Chicano Batman wasn’t planning on making fierce political statements when they formed in 2008. The band had come out playing soul-tinged, psychedelic latin jams that were dance floor-ready and set to fill any venue in the country. However, something changed for them in the summer of 2015 when they were writing their upcoming album Freedom is Free.
“There were a lot of things happening that were upsetting us,” said Carlos Arévalo, lead guitarist for the band. “Unarmed men being gunned down by police… we just wanted to talk about those things… acknowledge that it’s here.”
Arévalo and the rest of the band specifically cite the Black Lives Matter movement, Occupy Wall Street and the rising social unrest they witnessed as their inspiration to take on a more socially-aware message.
Not every track is inherently political on Freedom is Free. Chicano Batman saved that for the title track, “La Jura” and “The Taker Story.” The first being their simple belief that freedom should not be commodified. Their Spanish-titled song—which loosely translates to “the law”—being a story based on a childhood experience about police corruption and the killing of a kid from the neighborhood. The last track in that list is the band’s powerful anthem against using capitalism as a means to spread power and oppression.
Chicano Batman has also been using their platform to spread their sentiments outside of the upcoming album. The band was approached by Johnnie Walker, the whiskey brand, to record a rendition of Woody Guthrie’s classic “This Land is Your Land” for the company’s “Keep Walking America” campaign.
“[Johnnie Walker] told us the idea was to celebrate multiculturalism and diversity,” said Arévalo. “It was a good opportunity to show that all different kinds of people can do cool things too.”
The band’s version is updated for 21st century America. Psychedelic organs and guitar strums move throughout the track as lead singer Bardo Martinez uses his romantic, soulful voice to lay out the song’s timeless lyrics into the Chicano Batman universe.
Soul music has been integral to the lives of the members of Chicano Batman. Their signature look —’70s inspired tuxedos complete with ruffled dress shirts—is a direct nod to the uniform of soul acts of their childhood.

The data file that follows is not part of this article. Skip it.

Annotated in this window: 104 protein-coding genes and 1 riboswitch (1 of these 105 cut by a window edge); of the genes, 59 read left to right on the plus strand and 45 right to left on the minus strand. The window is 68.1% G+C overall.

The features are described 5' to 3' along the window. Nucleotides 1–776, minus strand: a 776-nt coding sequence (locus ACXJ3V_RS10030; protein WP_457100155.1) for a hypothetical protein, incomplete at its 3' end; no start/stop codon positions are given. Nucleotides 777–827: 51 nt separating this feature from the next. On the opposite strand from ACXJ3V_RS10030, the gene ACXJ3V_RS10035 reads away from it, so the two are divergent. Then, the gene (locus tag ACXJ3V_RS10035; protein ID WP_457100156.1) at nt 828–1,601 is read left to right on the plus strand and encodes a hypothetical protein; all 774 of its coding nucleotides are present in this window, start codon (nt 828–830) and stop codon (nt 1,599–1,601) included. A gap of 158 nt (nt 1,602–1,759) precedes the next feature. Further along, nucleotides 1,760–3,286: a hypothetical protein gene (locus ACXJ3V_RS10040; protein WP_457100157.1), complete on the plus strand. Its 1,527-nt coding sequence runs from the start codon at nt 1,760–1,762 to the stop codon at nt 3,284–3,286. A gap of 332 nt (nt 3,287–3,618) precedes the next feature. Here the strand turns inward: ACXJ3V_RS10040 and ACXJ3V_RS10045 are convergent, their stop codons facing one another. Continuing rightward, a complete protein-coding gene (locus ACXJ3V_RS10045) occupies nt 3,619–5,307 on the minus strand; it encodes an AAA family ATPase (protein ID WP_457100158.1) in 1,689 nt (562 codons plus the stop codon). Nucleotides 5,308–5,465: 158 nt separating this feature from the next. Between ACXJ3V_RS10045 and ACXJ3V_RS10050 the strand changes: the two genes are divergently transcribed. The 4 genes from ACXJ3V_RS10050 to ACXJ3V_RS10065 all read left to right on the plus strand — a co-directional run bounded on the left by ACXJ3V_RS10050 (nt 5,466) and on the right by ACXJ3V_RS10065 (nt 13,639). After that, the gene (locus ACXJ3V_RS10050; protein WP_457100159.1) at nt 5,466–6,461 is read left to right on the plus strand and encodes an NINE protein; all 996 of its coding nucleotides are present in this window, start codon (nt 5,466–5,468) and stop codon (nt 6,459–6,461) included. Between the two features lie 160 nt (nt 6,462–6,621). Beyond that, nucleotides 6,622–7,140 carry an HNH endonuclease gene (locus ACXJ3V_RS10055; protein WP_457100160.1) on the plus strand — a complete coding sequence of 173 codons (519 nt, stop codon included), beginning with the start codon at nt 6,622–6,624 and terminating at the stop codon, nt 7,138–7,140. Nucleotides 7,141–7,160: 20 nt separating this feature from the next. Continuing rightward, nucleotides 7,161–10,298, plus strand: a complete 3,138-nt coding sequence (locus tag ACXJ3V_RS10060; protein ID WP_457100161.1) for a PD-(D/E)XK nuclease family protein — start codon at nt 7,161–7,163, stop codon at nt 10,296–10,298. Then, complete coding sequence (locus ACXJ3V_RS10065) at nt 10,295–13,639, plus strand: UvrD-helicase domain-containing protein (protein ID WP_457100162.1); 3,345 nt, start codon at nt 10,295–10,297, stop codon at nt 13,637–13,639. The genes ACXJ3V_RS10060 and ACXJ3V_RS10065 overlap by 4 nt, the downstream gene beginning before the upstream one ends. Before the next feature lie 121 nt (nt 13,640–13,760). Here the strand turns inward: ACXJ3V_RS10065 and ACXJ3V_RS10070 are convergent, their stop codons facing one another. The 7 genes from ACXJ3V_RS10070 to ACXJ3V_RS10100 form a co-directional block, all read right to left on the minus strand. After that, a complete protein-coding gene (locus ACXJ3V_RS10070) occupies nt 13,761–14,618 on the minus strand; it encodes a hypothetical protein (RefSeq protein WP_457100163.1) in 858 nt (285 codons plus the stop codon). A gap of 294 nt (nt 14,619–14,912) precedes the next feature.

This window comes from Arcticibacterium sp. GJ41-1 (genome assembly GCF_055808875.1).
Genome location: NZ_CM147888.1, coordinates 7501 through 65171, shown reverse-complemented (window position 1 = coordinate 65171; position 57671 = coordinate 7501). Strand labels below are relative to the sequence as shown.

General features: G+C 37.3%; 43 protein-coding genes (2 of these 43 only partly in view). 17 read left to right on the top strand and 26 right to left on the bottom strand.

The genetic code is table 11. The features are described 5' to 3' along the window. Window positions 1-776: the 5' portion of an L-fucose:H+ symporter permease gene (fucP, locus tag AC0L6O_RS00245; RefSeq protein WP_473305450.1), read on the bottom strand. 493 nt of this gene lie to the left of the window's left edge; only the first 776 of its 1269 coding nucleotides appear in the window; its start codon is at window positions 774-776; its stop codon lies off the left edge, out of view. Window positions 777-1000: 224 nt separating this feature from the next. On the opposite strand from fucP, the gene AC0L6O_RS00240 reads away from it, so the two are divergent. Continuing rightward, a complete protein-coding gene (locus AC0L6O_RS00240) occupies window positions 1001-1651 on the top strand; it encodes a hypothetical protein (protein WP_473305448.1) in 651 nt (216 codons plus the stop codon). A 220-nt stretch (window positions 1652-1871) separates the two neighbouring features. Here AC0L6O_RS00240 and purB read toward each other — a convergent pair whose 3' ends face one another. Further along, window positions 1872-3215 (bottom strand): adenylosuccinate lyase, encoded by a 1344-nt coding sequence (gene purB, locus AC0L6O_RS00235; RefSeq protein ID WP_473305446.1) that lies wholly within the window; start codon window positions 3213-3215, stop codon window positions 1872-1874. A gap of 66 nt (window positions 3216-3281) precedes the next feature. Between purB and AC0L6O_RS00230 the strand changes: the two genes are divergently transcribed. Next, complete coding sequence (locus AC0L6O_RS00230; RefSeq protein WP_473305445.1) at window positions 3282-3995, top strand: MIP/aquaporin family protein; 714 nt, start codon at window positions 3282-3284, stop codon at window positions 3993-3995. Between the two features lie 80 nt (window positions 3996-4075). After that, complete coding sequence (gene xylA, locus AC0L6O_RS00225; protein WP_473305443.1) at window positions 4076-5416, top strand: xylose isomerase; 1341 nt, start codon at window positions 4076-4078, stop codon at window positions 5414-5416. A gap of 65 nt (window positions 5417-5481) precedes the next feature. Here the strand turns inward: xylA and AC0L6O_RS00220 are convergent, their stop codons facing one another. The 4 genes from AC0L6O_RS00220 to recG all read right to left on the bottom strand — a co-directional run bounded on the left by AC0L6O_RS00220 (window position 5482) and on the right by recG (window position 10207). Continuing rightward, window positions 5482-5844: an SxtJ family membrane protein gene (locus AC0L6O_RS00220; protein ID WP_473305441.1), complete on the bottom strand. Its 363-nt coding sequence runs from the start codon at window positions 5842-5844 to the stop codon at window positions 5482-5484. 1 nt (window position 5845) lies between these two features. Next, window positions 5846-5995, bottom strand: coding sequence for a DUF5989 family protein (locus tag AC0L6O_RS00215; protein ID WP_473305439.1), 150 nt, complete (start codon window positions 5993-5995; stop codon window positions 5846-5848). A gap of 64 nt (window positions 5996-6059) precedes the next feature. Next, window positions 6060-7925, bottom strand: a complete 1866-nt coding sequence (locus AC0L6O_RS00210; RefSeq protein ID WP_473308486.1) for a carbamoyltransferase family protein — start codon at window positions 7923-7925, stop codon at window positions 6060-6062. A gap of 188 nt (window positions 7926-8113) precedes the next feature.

Arévalo credits Art Laboe, a Los Angeles-based disc jockey who has been playing soul music over the radio waves since 1949, as the source of his love of the genre.
“I was always familiar with that music growing up,” said Arévalo. “When I became more aware of music as a musician, I really started appreciating those songs, the lyrics and composition.”
The soul sound on their latest is also thanks to working with producer Leon Michaels. He’s known for his work with Lee Field and the Expressions, Charles Bradley and Aloe Blacc. Arévalo considers him to be one of the best soul producers working today.
That doesn’t mean the band has abandoned their latin and psychedelic influences. Those are still intact on every second of Freedom is Free. They wouldn’t be Chicano Batman without them.
Live performances are where the band truly shines and they have an opportunity to embolden it even more with this next tour. They will be getting extra help from one of their supporting acts. Members from 79.5 will be performing backup vocals for all the new songs from the album.
“We’ll be bringing out the textures, making the sound more full,” said Arévalo.
That extra strength in voice paired with the band’s already known tendency to improvise and flesh out many of their tracks will surely be welcomed by audiences across the country.
Freedom is Free comes out on March 3, but they’ll be selling it at Harlow’s during their show on March 1 as well as the rest of their upcoming U.S. tour.
When: 8 p.m., Wednesday March 1
Where: Harlow’s Restaurant & Night Club
2708 J Street, Sacramento
Cost: $15 – $18